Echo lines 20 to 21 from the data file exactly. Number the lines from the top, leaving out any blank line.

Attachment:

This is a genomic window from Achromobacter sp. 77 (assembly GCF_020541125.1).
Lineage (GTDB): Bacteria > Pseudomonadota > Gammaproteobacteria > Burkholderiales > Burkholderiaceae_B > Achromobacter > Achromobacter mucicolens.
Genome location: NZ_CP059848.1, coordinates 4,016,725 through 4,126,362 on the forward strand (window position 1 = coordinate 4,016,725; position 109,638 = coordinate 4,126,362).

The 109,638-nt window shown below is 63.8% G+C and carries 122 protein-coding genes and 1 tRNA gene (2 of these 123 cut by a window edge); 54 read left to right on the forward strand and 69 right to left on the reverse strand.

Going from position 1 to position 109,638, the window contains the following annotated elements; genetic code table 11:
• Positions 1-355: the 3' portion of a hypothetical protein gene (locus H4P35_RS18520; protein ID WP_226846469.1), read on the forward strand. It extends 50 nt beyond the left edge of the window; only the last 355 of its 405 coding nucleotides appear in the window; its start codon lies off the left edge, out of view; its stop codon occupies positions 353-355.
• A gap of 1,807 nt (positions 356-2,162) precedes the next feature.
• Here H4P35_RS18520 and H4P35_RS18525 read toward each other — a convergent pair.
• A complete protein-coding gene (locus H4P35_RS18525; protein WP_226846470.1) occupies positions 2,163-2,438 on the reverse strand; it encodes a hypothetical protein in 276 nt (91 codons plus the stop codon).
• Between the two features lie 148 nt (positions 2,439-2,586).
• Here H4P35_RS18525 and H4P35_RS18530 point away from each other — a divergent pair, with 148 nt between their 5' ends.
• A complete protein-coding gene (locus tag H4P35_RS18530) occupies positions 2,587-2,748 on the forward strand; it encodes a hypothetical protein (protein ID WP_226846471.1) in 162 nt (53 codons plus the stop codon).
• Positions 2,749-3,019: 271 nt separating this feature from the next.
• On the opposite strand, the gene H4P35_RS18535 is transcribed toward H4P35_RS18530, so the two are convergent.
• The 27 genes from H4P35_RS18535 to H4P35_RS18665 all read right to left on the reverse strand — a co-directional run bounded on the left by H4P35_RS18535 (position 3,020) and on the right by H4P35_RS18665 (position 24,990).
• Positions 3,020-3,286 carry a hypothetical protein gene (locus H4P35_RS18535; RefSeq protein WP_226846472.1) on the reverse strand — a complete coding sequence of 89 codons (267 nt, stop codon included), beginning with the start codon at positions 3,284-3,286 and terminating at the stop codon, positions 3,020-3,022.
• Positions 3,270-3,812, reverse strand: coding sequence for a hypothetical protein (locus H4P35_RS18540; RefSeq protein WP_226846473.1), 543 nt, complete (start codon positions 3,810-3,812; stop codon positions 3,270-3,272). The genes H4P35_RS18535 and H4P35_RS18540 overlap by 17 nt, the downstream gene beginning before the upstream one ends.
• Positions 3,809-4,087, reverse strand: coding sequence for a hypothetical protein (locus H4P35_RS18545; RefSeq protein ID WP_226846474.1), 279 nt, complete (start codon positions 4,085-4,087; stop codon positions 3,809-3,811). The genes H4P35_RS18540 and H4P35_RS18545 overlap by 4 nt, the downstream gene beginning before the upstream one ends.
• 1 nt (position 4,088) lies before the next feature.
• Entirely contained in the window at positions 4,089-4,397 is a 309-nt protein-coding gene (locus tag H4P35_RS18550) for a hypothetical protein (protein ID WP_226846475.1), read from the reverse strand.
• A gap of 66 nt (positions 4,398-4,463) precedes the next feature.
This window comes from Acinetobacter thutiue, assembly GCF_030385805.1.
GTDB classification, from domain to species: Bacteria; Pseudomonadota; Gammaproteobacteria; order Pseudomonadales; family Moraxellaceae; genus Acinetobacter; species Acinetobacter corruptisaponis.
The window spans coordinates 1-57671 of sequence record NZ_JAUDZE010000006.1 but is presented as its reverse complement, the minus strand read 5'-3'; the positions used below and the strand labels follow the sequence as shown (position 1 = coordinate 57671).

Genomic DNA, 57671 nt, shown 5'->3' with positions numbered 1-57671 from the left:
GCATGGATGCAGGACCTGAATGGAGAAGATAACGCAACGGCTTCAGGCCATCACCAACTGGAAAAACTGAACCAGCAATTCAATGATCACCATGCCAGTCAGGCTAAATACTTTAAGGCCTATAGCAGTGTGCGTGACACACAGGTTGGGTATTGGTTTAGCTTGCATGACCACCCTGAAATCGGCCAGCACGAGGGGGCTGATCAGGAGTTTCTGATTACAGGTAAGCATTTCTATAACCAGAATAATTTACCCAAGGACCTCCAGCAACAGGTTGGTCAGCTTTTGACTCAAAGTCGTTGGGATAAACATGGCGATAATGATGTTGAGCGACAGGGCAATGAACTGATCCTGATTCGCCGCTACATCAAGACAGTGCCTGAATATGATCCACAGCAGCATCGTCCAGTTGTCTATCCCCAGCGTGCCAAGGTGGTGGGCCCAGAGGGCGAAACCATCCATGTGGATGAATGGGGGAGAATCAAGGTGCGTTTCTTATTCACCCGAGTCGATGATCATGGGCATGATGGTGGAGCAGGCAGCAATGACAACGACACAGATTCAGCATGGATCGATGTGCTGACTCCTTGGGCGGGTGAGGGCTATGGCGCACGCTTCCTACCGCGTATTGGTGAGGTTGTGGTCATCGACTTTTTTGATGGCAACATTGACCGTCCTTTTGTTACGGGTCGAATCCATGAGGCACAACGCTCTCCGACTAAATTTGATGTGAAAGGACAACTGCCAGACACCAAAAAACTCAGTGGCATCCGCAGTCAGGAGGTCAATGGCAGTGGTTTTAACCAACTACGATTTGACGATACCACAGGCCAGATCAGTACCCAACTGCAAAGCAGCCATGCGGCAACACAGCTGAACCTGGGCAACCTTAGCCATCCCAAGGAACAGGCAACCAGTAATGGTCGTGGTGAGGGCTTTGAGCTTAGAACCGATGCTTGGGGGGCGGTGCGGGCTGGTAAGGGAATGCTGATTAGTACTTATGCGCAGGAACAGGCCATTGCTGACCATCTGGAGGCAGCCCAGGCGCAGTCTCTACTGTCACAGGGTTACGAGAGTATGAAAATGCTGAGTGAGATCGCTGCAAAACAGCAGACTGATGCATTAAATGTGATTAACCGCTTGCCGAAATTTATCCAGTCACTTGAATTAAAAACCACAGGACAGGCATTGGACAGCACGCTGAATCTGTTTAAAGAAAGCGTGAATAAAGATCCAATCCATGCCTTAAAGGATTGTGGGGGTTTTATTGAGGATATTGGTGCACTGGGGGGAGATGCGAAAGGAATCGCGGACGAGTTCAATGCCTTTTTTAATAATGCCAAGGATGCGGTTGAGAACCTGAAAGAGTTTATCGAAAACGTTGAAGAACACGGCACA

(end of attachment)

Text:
• Entirely contained in the window at positions 4,089-4,397 is a 309-nt protein-coding gene (locus tag H4P35_RS18550) for a hypothetical protein (protein ID WP_226846475.1), read from the reverse strand.
• A gap of 66 nt (positions 4,398-4,463) precedes the next feature.